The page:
returned to the Eagles
on Tuesday after undergoing racial sensitivity training. (Matt Slocum/AP)
For the Philadelphia Eagles, necessity has become the mother of re-invention.
Less than a week after his racial slur at a Kenny Chesney concert in June was caught on video and went viral, receiver Riley Cooper was back at practice at the team’s NovaCare Complex. He had been excused from all team activities to undergo counseling, and there was some thought around the country that he’d seen his last days in Philadelphia, but that was not the case. Cooper arrived early Tuesday morning, met with team officials, and hit the field. He caught two long touchdowns, according to reports, but the win for Cooper had to be the fact that he made it through an NFL practice at all.
After practice, Cooper and head coach Chip Kelly addressed the media, and Kelly talked about the ramifications of the decision to bring Cooper back, despite his use of a word that certainly affected most everyone on the team, regardless of their particular pigmentation.
“My concern wasn't how he practiced, it's just him with the team itself and get the chance to make sure he got to talk to every single guy so that they understand how we felt, what he did, and understand that he's truly sorry for what he did,” Kelly told the media. “We'll look at the film and correct all those other things, but that wasn't my concern.”
Cooper was already set to replace Jeremy Maclin as the Eagles’ deep seam target opposite DeSean Jackson – he was gifted that opportunity when Jeremy Maclin went down for the season with a torn ACL in late July. And as Cooper was back on the field, receiver Arrelious Benn suffered his own ACL tear, leaving Kelly’s offense in more desperate need of targets for his yet-to-be-determined starting quarterback than before. Benn's injury happened just two days after Kelly want out of his way to praise what he's seen from the three year veteran, who had spent his entire NFL career with the Tampa Bay Buccaneers.
"He's had some injuries in his career, but our thought isn't if he's clear and ready to go like he was today in practice," Kelly said on Sunday. "I was actually pleasantly surprised because of the time away, sometimes there is an ease-back-in factor, I didn't see that from him. I've got to obviously look at the film, but I thought he looked pretty good. At this point in the time, he's been in the league for a while, he's an experienced player, so what can we use him for? Right now, with his size, his ability to play special teams, he can bring a lot to the table. So, really happy that we had a chance to get him back out there today."
Given Benn's injury, Cooper, who understands that offense far more than he seems to understand the effects of his words, became a virtual lock to stick on the roster, as long as his presence didn’t tear a fault through the whole thing.
"I talked to everyone individually,” Cooper said, when asked what he communicated to his teammates. “I told them, 'I don't want you to forgive me because that puts the burden on you.' I want it all on me. I told them that and I told them I apologize. They could tell it's from the heart. They know I'm not that type of person. It feels good to have support from the guys."
He certainly seems to at this point. Cooper referred to the chest-bump he had with receiver Jason Avant after one of his touchdowns in practice, and Kelly had already met with several team leaders to take their temperature on how Cooper’s return would affect them.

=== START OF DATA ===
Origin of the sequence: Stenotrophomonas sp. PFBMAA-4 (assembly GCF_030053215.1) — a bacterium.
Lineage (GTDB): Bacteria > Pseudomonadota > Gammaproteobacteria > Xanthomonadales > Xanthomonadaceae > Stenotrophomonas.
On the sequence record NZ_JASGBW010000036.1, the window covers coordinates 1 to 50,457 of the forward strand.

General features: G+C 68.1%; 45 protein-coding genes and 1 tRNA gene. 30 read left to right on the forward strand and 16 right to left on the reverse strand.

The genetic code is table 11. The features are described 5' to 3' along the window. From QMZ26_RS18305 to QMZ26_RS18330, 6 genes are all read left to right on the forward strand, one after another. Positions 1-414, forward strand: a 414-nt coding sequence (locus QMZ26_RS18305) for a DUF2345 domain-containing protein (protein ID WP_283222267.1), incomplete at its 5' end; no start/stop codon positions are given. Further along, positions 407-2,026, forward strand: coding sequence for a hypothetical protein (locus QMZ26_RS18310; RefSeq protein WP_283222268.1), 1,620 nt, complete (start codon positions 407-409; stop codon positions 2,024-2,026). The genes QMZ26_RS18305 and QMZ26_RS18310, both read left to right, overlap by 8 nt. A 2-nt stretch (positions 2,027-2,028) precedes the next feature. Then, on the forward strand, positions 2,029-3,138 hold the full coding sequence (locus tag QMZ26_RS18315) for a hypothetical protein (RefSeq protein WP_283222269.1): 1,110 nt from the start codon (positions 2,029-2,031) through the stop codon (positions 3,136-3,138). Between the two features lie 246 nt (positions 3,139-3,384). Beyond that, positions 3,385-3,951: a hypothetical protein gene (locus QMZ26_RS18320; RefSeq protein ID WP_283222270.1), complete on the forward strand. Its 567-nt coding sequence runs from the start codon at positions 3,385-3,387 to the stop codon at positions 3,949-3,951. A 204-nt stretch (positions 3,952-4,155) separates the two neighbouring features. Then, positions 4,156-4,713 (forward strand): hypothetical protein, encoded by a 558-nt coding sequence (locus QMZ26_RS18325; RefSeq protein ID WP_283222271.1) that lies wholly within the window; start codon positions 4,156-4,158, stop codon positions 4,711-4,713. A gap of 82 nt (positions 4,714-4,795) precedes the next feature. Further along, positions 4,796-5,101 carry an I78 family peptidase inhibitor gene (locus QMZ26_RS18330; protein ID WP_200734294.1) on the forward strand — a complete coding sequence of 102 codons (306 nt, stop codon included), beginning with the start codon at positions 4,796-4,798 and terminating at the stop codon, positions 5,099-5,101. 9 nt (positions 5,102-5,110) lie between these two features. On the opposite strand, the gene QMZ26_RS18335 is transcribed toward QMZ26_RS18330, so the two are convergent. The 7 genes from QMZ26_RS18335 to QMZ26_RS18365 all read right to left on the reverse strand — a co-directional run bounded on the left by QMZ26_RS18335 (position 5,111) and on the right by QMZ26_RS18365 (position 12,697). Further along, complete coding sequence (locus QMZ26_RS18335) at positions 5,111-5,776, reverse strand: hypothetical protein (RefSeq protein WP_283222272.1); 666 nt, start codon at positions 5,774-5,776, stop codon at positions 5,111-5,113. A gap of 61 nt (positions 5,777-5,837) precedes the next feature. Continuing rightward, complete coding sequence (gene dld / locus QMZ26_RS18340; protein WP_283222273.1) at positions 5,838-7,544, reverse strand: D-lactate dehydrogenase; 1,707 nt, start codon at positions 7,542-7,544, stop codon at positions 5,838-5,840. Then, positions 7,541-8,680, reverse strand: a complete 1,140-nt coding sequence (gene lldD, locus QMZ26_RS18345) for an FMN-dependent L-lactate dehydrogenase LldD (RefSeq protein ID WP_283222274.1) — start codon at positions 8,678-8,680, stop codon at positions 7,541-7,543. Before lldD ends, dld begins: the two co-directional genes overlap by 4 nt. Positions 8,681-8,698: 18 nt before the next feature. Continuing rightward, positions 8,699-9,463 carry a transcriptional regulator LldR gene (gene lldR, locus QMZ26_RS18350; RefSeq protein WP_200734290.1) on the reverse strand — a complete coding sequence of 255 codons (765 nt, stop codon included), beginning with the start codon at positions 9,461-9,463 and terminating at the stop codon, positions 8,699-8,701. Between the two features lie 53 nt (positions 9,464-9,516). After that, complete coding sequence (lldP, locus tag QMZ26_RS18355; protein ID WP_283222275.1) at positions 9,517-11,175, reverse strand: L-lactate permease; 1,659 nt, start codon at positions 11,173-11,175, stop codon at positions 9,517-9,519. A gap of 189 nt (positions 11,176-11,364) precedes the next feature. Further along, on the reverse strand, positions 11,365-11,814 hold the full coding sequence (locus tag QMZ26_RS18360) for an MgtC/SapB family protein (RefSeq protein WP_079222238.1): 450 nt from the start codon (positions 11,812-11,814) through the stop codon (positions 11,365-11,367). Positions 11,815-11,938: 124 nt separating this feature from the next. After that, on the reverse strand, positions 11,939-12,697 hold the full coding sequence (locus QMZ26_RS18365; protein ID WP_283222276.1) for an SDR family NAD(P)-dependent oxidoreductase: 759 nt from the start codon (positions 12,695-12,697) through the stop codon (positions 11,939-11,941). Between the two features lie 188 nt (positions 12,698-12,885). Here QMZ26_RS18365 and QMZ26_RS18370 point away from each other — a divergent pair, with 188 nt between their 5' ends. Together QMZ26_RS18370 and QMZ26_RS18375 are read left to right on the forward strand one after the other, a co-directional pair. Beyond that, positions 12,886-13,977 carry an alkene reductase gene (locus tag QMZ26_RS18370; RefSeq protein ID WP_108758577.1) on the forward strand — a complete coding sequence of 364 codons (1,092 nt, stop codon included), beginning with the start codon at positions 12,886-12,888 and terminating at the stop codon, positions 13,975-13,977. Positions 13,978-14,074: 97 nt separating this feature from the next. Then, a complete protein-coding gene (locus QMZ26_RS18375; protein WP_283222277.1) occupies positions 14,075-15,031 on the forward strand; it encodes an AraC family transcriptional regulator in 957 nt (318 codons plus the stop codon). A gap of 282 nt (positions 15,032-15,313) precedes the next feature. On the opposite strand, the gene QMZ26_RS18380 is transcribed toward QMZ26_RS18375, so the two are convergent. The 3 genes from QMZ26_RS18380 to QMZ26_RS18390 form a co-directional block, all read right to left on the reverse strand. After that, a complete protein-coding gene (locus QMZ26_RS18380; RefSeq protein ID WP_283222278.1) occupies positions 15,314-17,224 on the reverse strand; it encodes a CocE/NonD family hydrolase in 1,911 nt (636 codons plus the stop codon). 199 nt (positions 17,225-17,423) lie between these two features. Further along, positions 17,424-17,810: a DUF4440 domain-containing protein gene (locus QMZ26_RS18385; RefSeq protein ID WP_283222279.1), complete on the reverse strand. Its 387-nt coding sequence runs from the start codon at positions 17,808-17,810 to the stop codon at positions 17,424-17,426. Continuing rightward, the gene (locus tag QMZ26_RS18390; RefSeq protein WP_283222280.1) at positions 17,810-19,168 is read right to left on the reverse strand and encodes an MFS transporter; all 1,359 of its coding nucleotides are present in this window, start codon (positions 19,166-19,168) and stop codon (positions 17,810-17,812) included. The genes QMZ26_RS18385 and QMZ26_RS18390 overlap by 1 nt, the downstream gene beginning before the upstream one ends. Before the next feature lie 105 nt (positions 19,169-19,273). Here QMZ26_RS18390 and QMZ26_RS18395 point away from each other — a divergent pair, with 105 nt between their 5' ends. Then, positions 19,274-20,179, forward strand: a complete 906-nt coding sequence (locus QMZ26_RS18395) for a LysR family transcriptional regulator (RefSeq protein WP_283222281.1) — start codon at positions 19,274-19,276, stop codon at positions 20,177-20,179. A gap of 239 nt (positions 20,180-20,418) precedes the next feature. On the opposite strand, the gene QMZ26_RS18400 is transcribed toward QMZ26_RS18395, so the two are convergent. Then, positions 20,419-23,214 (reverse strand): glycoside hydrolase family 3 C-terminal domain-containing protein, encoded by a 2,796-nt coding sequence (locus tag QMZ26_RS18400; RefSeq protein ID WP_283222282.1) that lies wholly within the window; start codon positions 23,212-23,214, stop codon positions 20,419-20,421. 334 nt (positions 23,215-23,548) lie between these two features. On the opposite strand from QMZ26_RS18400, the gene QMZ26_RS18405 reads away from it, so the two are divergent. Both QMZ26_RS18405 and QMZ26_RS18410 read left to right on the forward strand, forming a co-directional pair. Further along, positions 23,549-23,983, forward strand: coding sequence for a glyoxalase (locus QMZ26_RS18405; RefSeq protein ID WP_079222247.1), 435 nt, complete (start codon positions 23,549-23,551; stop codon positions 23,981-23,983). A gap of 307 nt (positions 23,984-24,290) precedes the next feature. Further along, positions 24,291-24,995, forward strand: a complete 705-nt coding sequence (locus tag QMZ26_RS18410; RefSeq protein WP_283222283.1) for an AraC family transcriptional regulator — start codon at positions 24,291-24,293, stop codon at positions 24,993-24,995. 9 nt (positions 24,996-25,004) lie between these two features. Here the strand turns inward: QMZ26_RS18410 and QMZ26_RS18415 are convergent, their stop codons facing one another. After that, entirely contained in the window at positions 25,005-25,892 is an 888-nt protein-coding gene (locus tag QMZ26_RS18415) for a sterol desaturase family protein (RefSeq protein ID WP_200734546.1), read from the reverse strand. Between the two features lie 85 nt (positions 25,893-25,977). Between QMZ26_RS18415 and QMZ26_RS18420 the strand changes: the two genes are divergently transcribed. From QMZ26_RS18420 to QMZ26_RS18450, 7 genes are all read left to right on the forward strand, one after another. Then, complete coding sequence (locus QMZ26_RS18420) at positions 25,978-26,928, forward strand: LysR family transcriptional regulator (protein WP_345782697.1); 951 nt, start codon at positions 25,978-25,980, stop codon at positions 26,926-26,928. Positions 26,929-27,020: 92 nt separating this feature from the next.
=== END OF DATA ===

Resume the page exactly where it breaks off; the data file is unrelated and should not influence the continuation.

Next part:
“We've got a pretty good pulse on where we are right now,” Kelly said. “Our players have been fantastic with us in terms of feedback, so it's really certainly a situation that, as I said, this isn't something that we just kind of put in the back seat and get moving forward. We'll make sure we keep our eyes and ears open, and continue to monitor the situation.”
Neither Kelly nor Cooper went into detail about the kind of counseling he received – Kelly deferred the question, and Cooper said that he’d discussed the debacle with his family. Now, it’s about Cooper finding ways to make amends.
“I realize how many people I've hurt, how many families I've hurt, how many kids I've hurt. That's what we talked about, the severity of it. I completely realize that and I take full responsibility for it."
Cooper also understands that this will never really go away. When you utter a word that toxic in anger, and you’re a public figure, it’s going to stick.
"It's brutal, but that's reality. It's going to be with me every day and I'm going to think about it every day. I know I will. When I had to talk to the team the day everything came out, it was extremely emotional. It was the hardest thing I've ever done, talk to my boys and talk to my teammates and tell them what I did and how I let them down.
“Yes, this is the most emotional thing I've ever been through."
In a way, it's encouraging that the Eagles found a way to bring Cooper back into the fold. It would have been the easy way out for the coaches and players to distance themselves from what he did, and nobody would have faulted them for it. But there seems to be a concerted effort to make Cooper understand how he needs to re-examine his life, at least regarding the racial issue. On Tuesday’s Dan Patrick Show, Tony Dungy said that he considered Cooper’s remark to be more an issue of alcohol than of racism, and that was an interesting point. Cooper did not go into details when asked if he has sought counseling for any alcohol-related issues.
"We didn't really touch on that, but I'm not going to get into all that we talked about,” he said. “I'm just going to try to move forward and hopefully people judge me from here on out."
Well, Riley Cooper has one of the most interesting “from here on out” chapters in recent NFL history. He has a chance to become a truly redemptive story, or he can continue to negatively affect himself those around him with ridiculous behavior. We’ll see which path he takes.